Tuesday, March 22, 2011

Libyan Targeting

(On top of Norfolk's only hill, a Tornado GR4 armed with Storm Shadow stirs.)

I'm not involved in the targeting for the on-going operations in Libya. But all of the evidence is that those who are taking the care that I would expect, especially when it comes to so-called "collateral damage". Indeed, I was thrilled when I heard this morning that the RAF aborted a pair of Tornados when there were concerns that there were civilians in the area. It might be 1,500 miles from home, but if you're not certain, then you take the bombs 1,500 miles home again - and this is exactly what I would expect from the US forces, France and the other allies involved.

Bravo. Genuinely excellent - BZ to the crews.

But there are a three issues I wanted to deal with tonight. First, what is collateral damage? Second can we target Gaddafi personally? Third, what happens next? 

Is this legal?
Collateral Damage
It is said that the truth is the first casualty in war. This may be true, but personally, there are two other things that annoy me. Firstly, to all of the journalists out there any armoured vehicle with a gun is not necessarily "a tank". (See below). Second, lots of ill-informed nonsense about "collateral damage", ostensibly an Orwellian term for killing innocent civilians. 

So what is "collateral damage"? 

There are four kinds of damage that military action can occasion on a target. Primary Damage, Secondary Damage, Collateral Damage and War Crimes. 

Primary Damage occurs when a legitimate military target is attacked and damaged. Legitimate military targets are defined by Article 52(2) of the 1st Additional Protocol to the Geneva Conventions, 1977. Art 52(2) states:

"2. Attacks shall be limited strictly to military objectives. In so far as objects are concerned, military objectives are limited to those objects which by their nature, location, purpose or use make an effective contribution to military action and whose total or partial destruction, capture or neutralization, in the circumstances ruling at the time, offers a definite military advantage."

So the test is two-fold: not only must the target offer an "effective contribution to military action" but if the attack is successful, it must offer a " definite military advantage". I would argue that Art 52(2) is customary international law, and therefore binding on all States.  

"Secondary Damage" is the damage inflicted on a legitimate military target within the ambit of Art 52(2) caused by an attack on something else. So if you attack a weapons dump in a barracks, and the force of the blast destroys some military vehicles, it's "Secondary Damage" and legal.
"Collateral Damage" is damage inflicted on a civilian object (or civilian) - in the course of attacking a legitimate target under Art 52(2). So if you're attacking an ammunition dump, and as the bomb goes in, the proverbial "schoolbus full of nuns" drives by, then sadly this is "collateral damage".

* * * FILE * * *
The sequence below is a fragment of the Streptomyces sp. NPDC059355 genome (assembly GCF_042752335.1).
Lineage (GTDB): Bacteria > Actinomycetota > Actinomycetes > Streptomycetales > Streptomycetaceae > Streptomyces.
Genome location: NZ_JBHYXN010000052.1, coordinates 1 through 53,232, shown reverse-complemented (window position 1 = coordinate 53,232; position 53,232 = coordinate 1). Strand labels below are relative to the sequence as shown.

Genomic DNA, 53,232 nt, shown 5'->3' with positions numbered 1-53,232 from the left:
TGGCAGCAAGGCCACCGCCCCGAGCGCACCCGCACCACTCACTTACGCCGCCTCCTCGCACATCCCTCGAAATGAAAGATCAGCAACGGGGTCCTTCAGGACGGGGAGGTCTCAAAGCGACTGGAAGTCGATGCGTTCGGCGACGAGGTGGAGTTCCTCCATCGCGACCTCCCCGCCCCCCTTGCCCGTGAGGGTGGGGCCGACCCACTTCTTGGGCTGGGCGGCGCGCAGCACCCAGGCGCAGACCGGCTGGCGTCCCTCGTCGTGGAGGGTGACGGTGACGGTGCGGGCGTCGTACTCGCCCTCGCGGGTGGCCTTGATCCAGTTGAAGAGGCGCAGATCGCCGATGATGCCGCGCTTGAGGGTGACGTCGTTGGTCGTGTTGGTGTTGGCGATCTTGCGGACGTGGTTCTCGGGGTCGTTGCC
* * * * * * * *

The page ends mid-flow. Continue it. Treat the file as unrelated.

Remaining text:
The point of discrimination, though, is that if you were to aim at the "schoolbus full of nuns" then you'd be committing a war crime, the fourth type of damage.

 (Not a tank - a BMP-1 Armoured Personnel Carrier)
Can we target Gaddafi personally?
An interesting question. 

OP 4 of UNSCR 1973 is explicit in allowing States

"to take all necessary measures, notwithstanding paragraph 9 of resolution 1970 (2011), to protect civilians and civilian populated areas under threat of attack in the Libyan Arab Jamahiriya". 

This must include targeting that is in concert with international law, specifically Art 52(2) of AP 1, above. 

 ("My agent is holding out for Ali-G to play me in the biopic.... these negotiations are like way too stressful.")

So can we "get Gaddafi"? 

Because we don't like him? No. 

Because (to borrow a phrase) he's an "evil doer"? No, that's what the ICC referral was for.

Colonel Gaddafi and his immediate advisors (notably his sons Saif and Khamis) are exercising military command roles, and therefore if they were killed, it is likely to have a "definitive military advantage". As such, provided that they were targeted as part of the command and control apparatus, then I believe that it is legal to do so. 

(Also not a tank - an Italian Oto-Melara Palmaria 155mm self-propelled howitzer. Do keep up at the back.)

What happens next?
It's unclear. The appearance of - please note - French airpower appears to have saved Benghazi from a Gaddafi armoured column on Saturday afternoon, and the continuing attacks on the Gaddafi forces' equipment will be having an effect. But not only does UNSCR 1973 explicitly ban occupying troops, the free Libyan forces bravery is not matched by training and organisation. So expecting them to be able to take on the regular Libyan forces under Saif Gaddafi and Khamis Gaddafi is asking a lot, even with air superiority and close air support. 

(Tornado GR4 with dual-mode Brimstone)

But this picture released by the British RAF is interesting. It shows an RAF Tornado GR4 carrying dual-mode (laser and radar) guided Brimstone missiles - a UK development of the American Hellfire system, designed to kill Russian tanks near the Fulda Gap. Brimstone can be used in an autonomous mode, and is designed to kill ex-Soviet tanks. If - and this is a big if - the UK wanted to do so, it could, under UNSCR 1973, use this to attack Gaddafi armoured forces anywhere in Libya, and specifically in Tripoli. If the regime loses the ability to control Tripoli, then it will collapse much faster. 

(A tank! Finally! In this case, a former Soviet T-55.)

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